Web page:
More retirement-related regulatory news for plan sponsors, including links to detailed information.

Updated mortality improvement rates and static mortality tables for defined benefit plans
The Internal Revenue Service (IRS) released updated mortality improvement rates and static mortality tables for defined benefit pension plans for 2020. Notice 2019-26 sets forth the updated mortality improvement rates and static mortality tables that are used for purposes of determining: 1) the minimum funding requirements under § 430(h)(3) for 2020; and 2) the minimum present value under § 417(e)(3) for distributions with annuity starting dates that occur during stability periods beginning in the 2020 calendar year.

For more information, click here.

Proposed overtime rule published
The Wage and Hour Division of the U.S. Department of Labor (DoL) published a proposed rule on overtime pay in the Federal Register. Public comments should be submitted on or before May 21, 2019. Commenters should transmit comments early to ensure timely receipt prior to the close of the comment period.

For more information, click here.

IRS permits lump-sum window option for pension annuitants pending further study

The Internal Revenue Service (IRS) has suspended its four-year regulatory project that was expected to limit a defined benefit (DB) retirement plan’s ability to offer retirees and beneficiaries a short-term opportunity for lump sums in lieu of annuities. Notice 2019-18, released on March 6, states the agency no longer intends to amend the required minimum distribution rules to prohibit lump-sum windows to current annuitants in a DB plan. The IRS, however, notes it will continue to study the issue of retiree lump-sum windows.

The IRS notice supersedes Notice 2015-49 (see Client Action Bulletin 15-8).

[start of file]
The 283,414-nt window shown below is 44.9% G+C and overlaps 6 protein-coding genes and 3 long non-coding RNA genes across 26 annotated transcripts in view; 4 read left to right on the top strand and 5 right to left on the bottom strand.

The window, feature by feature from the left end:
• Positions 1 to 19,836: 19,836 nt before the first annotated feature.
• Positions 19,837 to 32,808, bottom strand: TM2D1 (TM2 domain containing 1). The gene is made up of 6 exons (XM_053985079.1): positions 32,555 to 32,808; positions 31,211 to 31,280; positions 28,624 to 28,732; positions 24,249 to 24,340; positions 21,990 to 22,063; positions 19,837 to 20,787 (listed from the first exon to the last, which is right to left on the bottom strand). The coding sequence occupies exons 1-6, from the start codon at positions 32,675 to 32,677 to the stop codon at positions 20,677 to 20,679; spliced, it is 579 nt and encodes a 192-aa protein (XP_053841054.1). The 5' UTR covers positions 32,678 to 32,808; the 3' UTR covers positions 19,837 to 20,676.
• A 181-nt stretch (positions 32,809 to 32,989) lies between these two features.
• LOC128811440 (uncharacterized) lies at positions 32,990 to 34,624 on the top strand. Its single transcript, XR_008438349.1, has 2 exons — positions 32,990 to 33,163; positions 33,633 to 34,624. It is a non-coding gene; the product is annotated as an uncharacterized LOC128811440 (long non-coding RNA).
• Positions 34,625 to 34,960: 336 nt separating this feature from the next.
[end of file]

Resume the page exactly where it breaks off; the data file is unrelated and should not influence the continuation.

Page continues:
Until the IRS issues further guidance, the agency will not assert that a plan amendment providing for a retiree lump-sum window program results in a violation of the minimum distribution rules, but will continue to evaluate whether the plan, as amended, satisfies the other requirements (e.g., nondiscrimination, vesting, maximum benefit limits) of the tax code.

The IRS also will not issue private letter rulings on this matter. However, if a taxpayer is eligible to apply for and receive a determination letter, the IRS will no longer include a caveat expressing “no opinion” regarding the tax consequences of a pension plan document that includes such a window.

Although certain plan sponsors—such as those pursuing means to curtail their DB plan liabilities and obligations through “de-risking” strategies or those considering terminating frozen plans—might find the notice of particular interest, they also should review non-tax considerations for possible implications. In particular, fiduciary responsibilities under ERISA should be contemplated, as well as potential exposure to ERISA-based litigation.

For additional information about the impact of IRS Notice 2019-18 on your DB plan or to discuss lump-sum window options and plan amendments to adopt such changes, please contact your Milliman consultant.